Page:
* Mr. Lawson asserts three separate items of Rule 404(b)1  evidence were improperly admitted. We will deal with each in turn.

The informant testified he had known Mr. Lawson since 1989 and each had sold to the other hundreds of dollars of LSD during this period.

Prior to trial, the court held a hearing concerning the admissibility of this evidence under Fed.R.Evid. 404(b). The prosecution stated it was offering this evidence to show: the defendant knowingly and intentionally distributed the LSD; the evidence was necessary to establish the informant's relationship to Mr. Lawson; motive; and a continuing course of conduct. The defense took the position that the two sales to the informant did not occur and therefore intent and knowledge were simply not an issue.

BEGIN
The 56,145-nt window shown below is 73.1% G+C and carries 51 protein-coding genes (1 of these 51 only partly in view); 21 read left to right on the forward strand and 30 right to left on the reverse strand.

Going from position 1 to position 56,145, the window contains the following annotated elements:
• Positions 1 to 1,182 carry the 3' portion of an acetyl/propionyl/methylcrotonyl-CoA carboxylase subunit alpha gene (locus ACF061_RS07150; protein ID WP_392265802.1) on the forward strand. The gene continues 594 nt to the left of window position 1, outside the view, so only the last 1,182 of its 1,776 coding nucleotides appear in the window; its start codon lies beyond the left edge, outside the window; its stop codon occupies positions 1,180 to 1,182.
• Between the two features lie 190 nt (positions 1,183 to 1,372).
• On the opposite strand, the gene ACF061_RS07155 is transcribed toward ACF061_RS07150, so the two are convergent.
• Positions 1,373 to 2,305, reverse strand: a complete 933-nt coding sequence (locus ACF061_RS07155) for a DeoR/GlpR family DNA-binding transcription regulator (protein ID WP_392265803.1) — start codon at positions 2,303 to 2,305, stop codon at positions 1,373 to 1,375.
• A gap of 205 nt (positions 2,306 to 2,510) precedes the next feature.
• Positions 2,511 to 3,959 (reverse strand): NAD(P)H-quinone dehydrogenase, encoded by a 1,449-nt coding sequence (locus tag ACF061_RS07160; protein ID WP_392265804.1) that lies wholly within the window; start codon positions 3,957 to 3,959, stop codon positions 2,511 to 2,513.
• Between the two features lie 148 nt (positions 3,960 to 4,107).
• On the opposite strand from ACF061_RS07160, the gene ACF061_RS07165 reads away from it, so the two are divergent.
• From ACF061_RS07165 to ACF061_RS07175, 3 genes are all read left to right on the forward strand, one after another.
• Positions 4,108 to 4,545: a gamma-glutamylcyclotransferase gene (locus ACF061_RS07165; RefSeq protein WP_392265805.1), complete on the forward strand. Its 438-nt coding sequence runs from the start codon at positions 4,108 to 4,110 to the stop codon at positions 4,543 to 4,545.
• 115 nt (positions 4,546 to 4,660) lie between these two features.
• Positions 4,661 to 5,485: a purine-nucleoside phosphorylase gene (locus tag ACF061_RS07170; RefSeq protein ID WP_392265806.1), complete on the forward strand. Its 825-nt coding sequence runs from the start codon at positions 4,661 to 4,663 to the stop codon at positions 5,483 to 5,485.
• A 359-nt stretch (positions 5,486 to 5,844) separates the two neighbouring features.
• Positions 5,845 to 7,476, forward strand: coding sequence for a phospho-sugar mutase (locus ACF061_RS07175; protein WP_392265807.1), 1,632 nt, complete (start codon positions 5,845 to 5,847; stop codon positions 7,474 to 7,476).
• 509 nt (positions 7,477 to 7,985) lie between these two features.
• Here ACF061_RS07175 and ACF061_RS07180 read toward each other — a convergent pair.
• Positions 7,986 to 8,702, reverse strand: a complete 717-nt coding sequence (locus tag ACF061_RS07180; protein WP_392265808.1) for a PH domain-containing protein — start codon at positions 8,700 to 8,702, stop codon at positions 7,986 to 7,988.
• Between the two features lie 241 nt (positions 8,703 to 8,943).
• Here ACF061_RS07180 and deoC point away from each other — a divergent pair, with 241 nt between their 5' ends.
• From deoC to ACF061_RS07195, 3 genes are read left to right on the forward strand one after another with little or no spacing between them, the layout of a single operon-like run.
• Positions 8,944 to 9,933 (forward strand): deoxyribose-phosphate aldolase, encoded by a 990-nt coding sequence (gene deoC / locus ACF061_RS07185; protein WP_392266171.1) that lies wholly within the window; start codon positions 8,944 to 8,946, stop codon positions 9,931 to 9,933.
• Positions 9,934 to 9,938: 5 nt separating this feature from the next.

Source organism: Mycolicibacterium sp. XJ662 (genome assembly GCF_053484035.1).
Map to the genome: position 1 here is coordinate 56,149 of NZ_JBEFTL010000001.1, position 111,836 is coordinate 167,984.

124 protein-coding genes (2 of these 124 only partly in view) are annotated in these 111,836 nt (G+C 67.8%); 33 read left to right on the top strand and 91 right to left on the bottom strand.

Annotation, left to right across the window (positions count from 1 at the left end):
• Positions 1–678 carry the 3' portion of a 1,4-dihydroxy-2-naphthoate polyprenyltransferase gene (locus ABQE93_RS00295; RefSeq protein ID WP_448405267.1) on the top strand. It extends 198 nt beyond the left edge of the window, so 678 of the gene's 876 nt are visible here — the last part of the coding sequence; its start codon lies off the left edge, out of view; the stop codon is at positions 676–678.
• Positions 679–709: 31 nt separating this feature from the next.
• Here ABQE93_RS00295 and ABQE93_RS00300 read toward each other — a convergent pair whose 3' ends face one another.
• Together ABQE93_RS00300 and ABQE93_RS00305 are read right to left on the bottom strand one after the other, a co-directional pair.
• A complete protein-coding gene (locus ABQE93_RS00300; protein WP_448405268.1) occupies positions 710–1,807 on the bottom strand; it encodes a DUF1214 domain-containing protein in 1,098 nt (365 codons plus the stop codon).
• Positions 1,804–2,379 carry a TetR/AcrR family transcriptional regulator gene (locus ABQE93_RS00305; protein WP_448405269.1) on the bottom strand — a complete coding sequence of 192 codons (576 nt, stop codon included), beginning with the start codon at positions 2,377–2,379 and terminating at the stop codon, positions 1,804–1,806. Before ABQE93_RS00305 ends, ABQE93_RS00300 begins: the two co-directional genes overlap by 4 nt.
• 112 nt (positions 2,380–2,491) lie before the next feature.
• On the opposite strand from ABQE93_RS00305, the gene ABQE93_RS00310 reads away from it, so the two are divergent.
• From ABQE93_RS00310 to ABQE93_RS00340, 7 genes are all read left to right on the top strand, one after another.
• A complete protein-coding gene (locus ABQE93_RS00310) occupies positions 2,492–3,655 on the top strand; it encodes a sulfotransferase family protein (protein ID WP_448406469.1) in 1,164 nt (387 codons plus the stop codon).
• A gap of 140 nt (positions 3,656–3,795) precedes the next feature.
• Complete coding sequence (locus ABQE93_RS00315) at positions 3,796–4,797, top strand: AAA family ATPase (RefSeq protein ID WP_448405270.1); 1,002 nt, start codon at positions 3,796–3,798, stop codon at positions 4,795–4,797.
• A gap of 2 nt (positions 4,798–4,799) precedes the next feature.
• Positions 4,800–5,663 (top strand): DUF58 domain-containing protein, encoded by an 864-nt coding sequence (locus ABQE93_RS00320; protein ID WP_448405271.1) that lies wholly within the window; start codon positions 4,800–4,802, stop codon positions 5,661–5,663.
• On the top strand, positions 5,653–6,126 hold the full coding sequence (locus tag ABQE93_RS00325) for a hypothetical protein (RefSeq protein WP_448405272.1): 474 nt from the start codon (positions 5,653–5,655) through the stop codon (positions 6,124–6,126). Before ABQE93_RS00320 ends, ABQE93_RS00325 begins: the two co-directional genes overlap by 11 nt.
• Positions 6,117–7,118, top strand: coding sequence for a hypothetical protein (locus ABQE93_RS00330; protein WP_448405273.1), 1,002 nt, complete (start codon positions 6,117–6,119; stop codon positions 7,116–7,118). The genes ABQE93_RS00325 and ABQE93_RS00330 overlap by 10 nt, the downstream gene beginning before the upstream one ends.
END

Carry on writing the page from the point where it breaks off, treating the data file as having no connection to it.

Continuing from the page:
The district court allowed the evidence to be received, ruling the issue of identity, i.e., who was the informant dealing with, was critical. The court further opined the evidence was necessary to show Mr. Lawson's knowledge and absence of mistake. The court then ruled the evidence's probative value was not outweighed by its prejudice. Finally, the court notified defense counsel it would give a limiting instruction if requested, to which counsel replied: "I think at the time that that evidence comes in, I would request that the Court instruct the jury that this should not be considered as substantive evidence of guilt."